Intermittent fasting is an umbrella term that encompasses a number of different fasting regimens, which involve consuming few or no calories for a predetermined period of time. The concept of fasting in religious and medical practice has been established for thousands of years. Even research on human evolution indicates that early humans in hunter-gatherer societies spent extended periods of time with access to very little to no food. Today, many people still choose to follow fasting regimens for spiritual and health reasons.
How does intermittent fasting work?
The purpose of fasting is to shift the body into a metabolic state known as ketosis. When the body’s available glucose (sugar) and glycogen (glucose stores) get depleted, the hormone glucagon is released and it breaks down fat releasing fatty acids and ketones to be utilized as energy. The use of fat instead of stored sugar usually occurs 12-36 hours after the cessation of any caloric intake (food or liquid) but this can vary depending on activity level, metabolism, age, and stored glycogen. Also, if you have elevated fasting insulin levels from excessive carbohydrate consumption, alcohol consumption or too frequent snaking this process will take longer because while insulin is elevated glucagon can not be released but the fastest way (pun intended) to remedy this is to fast!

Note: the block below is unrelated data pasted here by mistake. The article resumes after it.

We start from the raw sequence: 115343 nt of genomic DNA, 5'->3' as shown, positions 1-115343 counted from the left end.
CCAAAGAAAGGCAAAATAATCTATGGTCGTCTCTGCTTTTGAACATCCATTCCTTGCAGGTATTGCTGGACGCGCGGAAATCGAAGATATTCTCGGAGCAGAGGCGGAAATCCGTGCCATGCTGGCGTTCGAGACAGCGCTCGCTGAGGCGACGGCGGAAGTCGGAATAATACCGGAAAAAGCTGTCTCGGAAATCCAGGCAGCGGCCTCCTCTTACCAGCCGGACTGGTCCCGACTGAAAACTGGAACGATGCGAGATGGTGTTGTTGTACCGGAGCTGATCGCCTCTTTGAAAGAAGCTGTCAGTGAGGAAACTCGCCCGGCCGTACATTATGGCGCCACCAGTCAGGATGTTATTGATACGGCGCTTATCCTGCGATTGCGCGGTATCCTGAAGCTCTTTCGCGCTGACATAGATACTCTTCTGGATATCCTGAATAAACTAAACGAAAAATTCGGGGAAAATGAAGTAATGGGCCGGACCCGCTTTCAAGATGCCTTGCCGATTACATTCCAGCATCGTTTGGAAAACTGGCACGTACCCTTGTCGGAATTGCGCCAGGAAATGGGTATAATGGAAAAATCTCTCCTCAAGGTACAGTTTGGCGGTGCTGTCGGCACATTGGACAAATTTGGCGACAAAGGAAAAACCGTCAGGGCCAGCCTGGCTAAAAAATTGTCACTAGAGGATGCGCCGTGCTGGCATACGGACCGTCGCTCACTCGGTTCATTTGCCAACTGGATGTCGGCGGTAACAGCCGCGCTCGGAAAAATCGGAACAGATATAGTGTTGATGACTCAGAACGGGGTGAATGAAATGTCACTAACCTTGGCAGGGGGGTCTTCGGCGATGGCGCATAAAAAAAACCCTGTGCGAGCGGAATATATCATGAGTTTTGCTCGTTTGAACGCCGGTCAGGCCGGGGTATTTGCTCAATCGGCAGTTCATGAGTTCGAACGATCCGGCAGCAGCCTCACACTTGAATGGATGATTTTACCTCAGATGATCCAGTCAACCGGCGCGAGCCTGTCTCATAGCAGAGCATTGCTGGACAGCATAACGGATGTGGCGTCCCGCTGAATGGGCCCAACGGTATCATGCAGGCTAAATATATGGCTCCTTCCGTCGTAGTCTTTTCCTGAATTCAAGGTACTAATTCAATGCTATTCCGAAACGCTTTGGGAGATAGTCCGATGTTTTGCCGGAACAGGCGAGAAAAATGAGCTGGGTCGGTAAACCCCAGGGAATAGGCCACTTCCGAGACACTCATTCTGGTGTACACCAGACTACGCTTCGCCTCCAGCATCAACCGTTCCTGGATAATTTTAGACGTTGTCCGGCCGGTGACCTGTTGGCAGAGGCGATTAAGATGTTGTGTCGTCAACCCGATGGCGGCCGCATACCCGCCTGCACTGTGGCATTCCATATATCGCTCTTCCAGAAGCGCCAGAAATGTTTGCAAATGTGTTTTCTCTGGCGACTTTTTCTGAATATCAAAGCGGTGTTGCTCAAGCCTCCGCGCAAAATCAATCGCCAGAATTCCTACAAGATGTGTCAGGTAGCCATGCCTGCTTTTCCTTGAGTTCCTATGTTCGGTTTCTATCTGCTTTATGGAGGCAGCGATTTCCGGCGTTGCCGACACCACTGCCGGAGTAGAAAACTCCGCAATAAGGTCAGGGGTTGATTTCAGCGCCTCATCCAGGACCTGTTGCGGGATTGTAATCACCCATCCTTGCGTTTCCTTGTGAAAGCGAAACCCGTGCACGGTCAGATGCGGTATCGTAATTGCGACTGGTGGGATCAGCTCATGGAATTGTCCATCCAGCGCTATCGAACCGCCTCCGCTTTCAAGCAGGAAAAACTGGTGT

What are the health benefits of fasting?
Fasting has numerous health benefits including decreased oxidative damage and inflammation, enhanced insulin sensitivity, improved cardiovascular risk factors, improved glucose metabolism, reduced fasting insulin levels, as well as weight loss and improved body composition. Anecdotally, many people will tell you their mood and memory improves, skin and hair improve, gastrointestinal symptoms improve. The body has a naturally ability to heal itself and when we give it a break and let it clean out the toxins everything improves.
“Fasting is the greatest remedy-the physician within”
Philippus Paracelsus-one of the three fathers of Western Medicine.
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Thanks for reading
Dr. Stefanie Maass PhD, FNP-C, FAARM